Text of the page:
Touting an all-new engine (the Fox engine) and a number of additional refinements, PES 2014 has burst onto the scene, much to the delight of video-gaming football fiends. One might accurately state that the PES franchise didn’t really hit its stride until the release of PES 2013 last year, which helped to solidify many of the core elements of the series (like its focus on skill and challenges). In short, PES 2014 doesn’t just build upon those triumphs, it re-imagines them courtesy of its brand spanking new engine and features.
When you load up and turn on this game the fist thing you’re going to notice is the marked improvement in the visuals department. The lighting and environments are truly breathtaking, which really helps to add an air of realism to things. Additionally, the facial animations have also been improved as well as character design(s). Anyone who’s familiar with PES 2013 will notice right away that the textures are much better-looking in this installment. Now, the crowd feels more like a dynamic element unto itself – they cheer when you land a big goal and even jeer when someone takes a particularly nasty hit. This sort of communication between your onscreen actions and the audience really pushes things to a whole new level, providing you with a heightened sense of drama.
Perhaps the biggest additions in PES 2014 though, are the M.A.S.S. (Motion Animation Stability System) and TrueBall Tech physics systems. Both of these elements help to create a new and improved approach to handling which many fans of the series have been anxiously anticipating. There’s also the subtle “heart” attribute which pertains to the individual moralities of players and can influence the way games are played as well as the outcomes.
For those that are looking for a fully-updated soccer / football title which incorporates all the modern teams and players, PES 2014 is somewhat lacking. In other words, yes… specific teams or even most of your favorite new players might be absent, which might upset some of the more serious football fans out there. Don’t let this get you down though, as what’s left is certainly good enough to work with and let’s be honest, such details shouldn’t really influence the way you play or enjoy the game, should it?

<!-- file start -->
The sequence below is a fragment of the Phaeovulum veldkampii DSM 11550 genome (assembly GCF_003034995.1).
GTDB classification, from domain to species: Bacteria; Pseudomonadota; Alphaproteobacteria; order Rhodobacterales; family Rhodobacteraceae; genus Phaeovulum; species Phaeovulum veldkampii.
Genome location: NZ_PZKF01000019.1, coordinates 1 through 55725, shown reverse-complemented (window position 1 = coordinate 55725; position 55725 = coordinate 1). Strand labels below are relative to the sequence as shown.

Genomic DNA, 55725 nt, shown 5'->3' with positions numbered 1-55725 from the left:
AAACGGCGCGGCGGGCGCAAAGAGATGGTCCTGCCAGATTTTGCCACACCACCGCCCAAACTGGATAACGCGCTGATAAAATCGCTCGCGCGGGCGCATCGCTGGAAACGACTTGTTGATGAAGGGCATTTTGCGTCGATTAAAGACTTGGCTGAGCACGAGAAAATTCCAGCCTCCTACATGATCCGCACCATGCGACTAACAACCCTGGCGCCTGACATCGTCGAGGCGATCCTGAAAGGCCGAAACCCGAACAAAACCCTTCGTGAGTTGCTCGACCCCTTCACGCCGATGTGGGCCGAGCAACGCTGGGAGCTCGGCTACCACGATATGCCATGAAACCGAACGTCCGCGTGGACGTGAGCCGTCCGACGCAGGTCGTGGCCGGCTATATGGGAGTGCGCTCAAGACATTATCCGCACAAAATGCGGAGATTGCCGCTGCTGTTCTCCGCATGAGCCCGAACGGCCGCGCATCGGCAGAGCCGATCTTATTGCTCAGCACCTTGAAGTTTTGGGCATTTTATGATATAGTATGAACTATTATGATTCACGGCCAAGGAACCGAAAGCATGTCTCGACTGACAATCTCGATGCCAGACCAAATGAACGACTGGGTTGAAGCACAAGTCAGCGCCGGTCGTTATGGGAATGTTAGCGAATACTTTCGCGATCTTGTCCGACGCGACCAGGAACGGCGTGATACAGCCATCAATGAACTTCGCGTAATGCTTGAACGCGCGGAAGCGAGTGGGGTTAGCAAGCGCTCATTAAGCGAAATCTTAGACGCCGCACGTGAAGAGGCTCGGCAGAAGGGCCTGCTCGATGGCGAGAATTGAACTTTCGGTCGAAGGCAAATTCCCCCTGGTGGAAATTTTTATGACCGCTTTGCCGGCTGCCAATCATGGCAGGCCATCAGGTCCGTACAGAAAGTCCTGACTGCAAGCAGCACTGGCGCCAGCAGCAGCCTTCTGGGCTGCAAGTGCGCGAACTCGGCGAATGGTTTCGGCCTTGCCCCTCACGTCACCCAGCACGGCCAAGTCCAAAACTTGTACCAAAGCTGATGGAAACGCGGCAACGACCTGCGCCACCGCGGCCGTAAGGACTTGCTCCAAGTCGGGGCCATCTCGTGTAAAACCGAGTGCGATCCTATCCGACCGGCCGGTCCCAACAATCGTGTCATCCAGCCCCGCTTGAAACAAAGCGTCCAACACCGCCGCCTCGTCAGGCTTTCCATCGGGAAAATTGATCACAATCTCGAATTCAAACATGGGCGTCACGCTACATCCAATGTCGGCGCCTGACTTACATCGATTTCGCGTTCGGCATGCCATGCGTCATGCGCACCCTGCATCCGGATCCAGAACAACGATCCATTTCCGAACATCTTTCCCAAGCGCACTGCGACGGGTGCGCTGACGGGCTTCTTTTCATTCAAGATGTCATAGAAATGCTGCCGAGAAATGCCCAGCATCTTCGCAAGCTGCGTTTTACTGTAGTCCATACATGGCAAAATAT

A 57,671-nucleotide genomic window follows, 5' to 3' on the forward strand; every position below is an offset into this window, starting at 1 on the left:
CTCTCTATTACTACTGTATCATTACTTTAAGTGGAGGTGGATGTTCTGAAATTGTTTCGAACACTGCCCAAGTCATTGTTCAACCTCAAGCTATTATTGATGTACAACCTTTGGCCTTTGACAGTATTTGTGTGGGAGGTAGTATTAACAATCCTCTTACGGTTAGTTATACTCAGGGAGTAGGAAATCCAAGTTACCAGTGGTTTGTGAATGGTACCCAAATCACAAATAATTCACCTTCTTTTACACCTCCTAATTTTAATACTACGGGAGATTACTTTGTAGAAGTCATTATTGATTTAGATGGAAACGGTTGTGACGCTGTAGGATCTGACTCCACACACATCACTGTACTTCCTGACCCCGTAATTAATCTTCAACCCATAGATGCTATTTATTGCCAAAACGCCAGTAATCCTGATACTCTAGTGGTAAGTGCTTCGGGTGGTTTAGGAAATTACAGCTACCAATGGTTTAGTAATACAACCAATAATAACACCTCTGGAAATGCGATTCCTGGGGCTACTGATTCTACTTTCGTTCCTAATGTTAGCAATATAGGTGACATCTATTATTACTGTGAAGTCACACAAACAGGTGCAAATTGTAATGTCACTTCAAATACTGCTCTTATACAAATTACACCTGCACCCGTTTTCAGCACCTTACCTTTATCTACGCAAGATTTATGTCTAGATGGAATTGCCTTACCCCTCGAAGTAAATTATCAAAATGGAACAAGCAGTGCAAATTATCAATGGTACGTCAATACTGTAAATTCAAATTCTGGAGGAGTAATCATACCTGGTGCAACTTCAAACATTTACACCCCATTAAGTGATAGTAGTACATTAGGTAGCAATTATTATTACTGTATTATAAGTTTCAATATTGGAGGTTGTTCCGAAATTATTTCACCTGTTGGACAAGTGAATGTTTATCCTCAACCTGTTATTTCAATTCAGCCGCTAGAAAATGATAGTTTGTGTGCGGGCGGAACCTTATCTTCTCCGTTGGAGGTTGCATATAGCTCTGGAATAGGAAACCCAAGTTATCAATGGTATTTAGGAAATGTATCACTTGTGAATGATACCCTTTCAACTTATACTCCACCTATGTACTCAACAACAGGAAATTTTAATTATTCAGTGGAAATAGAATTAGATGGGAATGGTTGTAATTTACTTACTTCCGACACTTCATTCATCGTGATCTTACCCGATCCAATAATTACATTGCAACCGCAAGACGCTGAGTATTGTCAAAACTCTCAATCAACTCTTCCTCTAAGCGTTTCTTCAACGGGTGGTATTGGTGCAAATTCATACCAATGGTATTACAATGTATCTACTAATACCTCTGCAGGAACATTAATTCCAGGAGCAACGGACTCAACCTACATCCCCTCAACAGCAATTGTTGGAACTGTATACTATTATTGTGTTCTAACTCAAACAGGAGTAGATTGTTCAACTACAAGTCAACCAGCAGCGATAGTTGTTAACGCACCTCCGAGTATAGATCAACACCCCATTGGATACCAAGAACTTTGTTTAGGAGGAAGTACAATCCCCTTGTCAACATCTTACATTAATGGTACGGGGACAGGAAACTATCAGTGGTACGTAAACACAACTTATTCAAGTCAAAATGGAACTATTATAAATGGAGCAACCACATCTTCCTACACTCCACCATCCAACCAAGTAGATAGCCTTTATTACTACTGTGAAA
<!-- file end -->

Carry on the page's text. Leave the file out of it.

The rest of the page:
In terms of other features, the PES Master League is still available and is rather enjoyable to participate in. Combination play has also been introduced, which allows you to control how your players play in areas of the pitch. This extra bit of strategizing can actually add quite a bit of depth to the overall gameplay, so remember to use it to break up semi-robotic drives down the field. Of course not too much has change in the shooting department – it’s still fairly difficult to land goals.
Even still, PES 2014 is not without its faults, particularly concerning certain issues with frame-rate faltering and slow downs. You might be in the middle of a very important drive down the field during a heated moment with several seconds left on the clock and have to face some stuttering, which can have an adverse affect on your level of immersion in the game. Having said that, PES 2014 has really upped the ante in terms of realism, especially when contrasted with that of previous entries; in short, it’s a whole new beast to contend with.
Serious football fans will probably be somewhat divided on PES 2014, with some enjoying it quite a bit, while others are turned off by some glaring elements like the missing teams. However, if you can get past its mild imperfections, the game is fairly solid and is by no means slouchy or broken; in short, PES 2014 can provide you with hours of enjoyment, but you have to get over the fact that it’s not EA’s FIFA, first.